Additional personnel includes: Rob Taylor (guitar); Van Vinikow, Sid Page, Joel Derovin, Armen Garabedian, Tiffany Hu (violin); James Ross, John Scanton (viola); Peter Lenz, Suzie Katayama, Dane Little (cello); Dave Stone (bass); Frank Machia (programming).
Producers include: Brad Nack, Bruce Winter, Toad The Wet Sprocket, Gavin MacKillop, Marvin Etzioni.
Personnel: Rob Taylor (guitar); John Wittenberg, Tiffany Yi Hu, Eve Sprecher, Mari Tsumura, Dennis Molchan, Bob Sanov, Elizabeth Wilson, Joel Derouin, Sid Page, Brian Leonard, Armen Garabedian, Haim Shtrum (violin); James Ross , John Scanlon (viola); Suzie Katayama (cello).
Audio Mixers: David Vaught; Gavin MacKillop; Paul DuGre; Andy Wallace; Tom Lord-Alge.
Audio Remixer: Michael Brauer.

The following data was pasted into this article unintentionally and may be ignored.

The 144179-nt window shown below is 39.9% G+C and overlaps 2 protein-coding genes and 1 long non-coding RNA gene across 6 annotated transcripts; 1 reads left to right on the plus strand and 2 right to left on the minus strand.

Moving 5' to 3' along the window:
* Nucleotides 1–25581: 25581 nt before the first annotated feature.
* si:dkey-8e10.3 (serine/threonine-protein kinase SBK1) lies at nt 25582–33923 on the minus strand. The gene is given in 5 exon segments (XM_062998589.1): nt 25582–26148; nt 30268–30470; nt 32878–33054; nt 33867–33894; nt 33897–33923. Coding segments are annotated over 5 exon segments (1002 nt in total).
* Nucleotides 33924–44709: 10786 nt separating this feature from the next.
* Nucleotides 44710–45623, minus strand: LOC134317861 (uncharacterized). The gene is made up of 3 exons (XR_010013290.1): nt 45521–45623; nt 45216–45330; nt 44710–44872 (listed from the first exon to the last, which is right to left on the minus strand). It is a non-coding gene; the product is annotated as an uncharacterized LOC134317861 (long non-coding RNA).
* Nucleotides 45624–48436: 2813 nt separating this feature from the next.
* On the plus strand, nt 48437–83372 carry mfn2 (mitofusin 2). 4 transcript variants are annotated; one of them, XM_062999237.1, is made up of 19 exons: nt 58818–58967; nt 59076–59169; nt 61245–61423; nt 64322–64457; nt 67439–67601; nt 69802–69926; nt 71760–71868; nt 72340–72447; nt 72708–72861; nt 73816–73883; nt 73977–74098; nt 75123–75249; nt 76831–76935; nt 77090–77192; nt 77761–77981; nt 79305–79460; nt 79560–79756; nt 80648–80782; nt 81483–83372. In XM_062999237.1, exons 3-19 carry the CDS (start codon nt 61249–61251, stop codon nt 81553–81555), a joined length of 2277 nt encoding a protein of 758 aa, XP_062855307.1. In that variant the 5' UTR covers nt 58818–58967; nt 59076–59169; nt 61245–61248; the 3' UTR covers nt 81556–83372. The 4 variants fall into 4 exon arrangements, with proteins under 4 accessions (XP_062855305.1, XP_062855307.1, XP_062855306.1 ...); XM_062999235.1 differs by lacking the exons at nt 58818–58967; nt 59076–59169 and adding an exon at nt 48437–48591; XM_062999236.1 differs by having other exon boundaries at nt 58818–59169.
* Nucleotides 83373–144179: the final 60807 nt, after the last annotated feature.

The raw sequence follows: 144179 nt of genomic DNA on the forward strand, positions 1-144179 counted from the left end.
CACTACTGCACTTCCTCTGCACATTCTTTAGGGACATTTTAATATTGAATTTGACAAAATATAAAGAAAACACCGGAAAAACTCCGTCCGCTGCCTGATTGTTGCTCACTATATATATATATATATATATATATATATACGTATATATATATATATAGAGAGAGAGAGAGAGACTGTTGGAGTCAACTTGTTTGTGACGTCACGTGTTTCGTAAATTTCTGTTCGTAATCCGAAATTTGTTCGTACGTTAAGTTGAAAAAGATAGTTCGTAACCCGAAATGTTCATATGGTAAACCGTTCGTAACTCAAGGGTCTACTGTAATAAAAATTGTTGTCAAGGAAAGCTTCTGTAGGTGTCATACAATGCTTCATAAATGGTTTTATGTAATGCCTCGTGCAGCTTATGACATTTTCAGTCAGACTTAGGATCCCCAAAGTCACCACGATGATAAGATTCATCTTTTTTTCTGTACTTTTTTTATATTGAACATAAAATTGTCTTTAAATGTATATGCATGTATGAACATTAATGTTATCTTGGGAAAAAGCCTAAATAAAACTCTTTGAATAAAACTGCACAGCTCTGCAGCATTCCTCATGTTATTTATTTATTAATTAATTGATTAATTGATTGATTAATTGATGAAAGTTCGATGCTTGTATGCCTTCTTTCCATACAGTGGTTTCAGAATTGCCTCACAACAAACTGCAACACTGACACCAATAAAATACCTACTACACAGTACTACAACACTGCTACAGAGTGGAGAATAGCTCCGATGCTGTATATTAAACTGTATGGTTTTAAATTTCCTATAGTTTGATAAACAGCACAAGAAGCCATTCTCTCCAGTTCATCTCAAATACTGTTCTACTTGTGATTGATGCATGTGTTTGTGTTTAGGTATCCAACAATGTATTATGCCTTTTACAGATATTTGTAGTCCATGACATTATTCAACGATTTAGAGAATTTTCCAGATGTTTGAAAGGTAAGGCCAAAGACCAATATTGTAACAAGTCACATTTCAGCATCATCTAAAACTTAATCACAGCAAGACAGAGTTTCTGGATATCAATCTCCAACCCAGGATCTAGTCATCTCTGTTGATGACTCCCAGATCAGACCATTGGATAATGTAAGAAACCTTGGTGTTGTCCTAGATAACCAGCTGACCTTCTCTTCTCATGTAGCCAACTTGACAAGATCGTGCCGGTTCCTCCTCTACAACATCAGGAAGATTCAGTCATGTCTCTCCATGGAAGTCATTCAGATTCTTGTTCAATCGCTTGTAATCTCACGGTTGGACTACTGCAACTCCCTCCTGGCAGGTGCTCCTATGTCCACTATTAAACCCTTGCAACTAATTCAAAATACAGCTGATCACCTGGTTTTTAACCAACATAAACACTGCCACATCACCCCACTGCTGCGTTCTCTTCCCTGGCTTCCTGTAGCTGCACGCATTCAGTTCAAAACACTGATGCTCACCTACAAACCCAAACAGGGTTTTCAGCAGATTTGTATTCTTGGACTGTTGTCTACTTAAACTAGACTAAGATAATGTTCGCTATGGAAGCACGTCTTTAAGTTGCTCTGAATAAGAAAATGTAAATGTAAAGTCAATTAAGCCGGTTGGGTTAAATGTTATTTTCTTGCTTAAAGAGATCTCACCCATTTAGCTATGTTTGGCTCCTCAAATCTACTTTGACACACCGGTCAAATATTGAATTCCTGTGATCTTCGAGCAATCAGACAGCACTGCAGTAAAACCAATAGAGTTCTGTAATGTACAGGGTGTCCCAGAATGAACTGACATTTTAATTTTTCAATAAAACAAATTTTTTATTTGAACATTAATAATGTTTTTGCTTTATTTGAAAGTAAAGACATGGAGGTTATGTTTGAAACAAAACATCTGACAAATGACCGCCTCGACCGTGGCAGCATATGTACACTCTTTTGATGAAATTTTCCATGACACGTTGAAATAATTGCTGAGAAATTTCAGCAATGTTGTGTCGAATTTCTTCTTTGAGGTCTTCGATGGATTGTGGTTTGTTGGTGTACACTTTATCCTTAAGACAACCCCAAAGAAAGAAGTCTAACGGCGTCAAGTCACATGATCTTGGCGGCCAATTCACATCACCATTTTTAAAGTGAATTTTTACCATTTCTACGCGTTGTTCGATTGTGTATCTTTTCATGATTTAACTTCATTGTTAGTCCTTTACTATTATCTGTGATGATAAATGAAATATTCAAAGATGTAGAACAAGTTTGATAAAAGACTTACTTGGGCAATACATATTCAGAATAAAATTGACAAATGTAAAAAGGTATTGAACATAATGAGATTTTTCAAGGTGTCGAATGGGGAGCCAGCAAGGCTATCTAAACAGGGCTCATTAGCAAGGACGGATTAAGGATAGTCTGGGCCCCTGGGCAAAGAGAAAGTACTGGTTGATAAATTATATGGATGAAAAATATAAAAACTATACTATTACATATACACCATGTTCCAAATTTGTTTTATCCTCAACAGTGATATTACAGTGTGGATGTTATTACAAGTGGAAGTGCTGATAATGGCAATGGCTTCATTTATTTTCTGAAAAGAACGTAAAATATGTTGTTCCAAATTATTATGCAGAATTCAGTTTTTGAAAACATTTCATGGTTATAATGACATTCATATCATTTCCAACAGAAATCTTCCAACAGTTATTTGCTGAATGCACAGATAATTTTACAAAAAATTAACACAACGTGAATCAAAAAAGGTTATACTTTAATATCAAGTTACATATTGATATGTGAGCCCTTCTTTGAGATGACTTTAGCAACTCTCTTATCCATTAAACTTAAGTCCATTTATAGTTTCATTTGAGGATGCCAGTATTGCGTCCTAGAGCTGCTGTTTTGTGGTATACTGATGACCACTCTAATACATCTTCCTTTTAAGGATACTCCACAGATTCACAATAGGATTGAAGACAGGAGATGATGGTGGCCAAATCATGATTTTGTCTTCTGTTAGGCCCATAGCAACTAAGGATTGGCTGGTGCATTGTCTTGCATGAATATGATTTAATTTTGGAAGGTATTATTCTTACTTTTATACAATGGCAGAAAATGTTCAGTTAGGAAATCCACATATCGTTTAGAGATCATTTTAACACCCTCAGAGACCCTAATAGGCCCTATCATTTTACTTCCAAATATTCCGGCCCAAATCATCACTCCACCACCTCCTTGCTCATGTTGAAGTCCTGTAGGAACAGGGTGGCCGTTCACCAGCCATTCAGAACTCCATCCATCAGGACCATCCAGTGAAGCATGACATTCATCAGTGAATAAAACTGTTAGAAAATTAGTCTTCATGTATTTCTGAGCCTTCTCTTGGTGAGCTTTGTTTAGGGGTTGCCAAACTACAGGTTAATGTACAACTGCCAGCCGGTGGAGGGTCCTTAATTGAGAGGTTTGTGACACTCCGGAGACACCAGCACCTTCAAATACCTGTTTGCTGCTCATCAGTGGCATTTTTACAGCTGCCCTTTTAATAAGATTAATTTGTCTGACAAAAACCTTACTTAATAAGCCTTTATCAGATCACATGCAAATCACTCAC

Photographers: Dana Tynan; Danny Clinch.
Arranger: Van Dyke Parks.
Toad came to prominence in the early-'90s, heavily influenced by the jangly alt-rock sound of early R.E.M. In retrospect, the band can be seen as something of a prototype for the alternative-tinged folk-rock renaissance that occured later in the decade with the Counting Crows and lesser groups like Tonic and Third Eye Blind. Toad The Wet Sprocket represented the friendliest possible face of '90s alt-rock, its sound full of feathery harmonies and sunny melodies.
The more pastoral side of the group's sound is exemplified by the breezy "Walk on the Ocean," with its acoustic strumming and languid fretless bass. Contrary to popular myth however, Toad was always capable of shading its style with subtle darkness. "Hold Her Down" (presented here in a remixed version) is an unsettling tale of sexual abuse, and "Fall Down" is a terse, angular rocker. "All I Want" is Toad at its best, a transcendent midtempo tune full of achingly beautiful harmonies, soulful lyricism, and a gentle thoughtfulness clearly at odds with the contemporaneous grunge bands to which Toad existed as a viable alternative.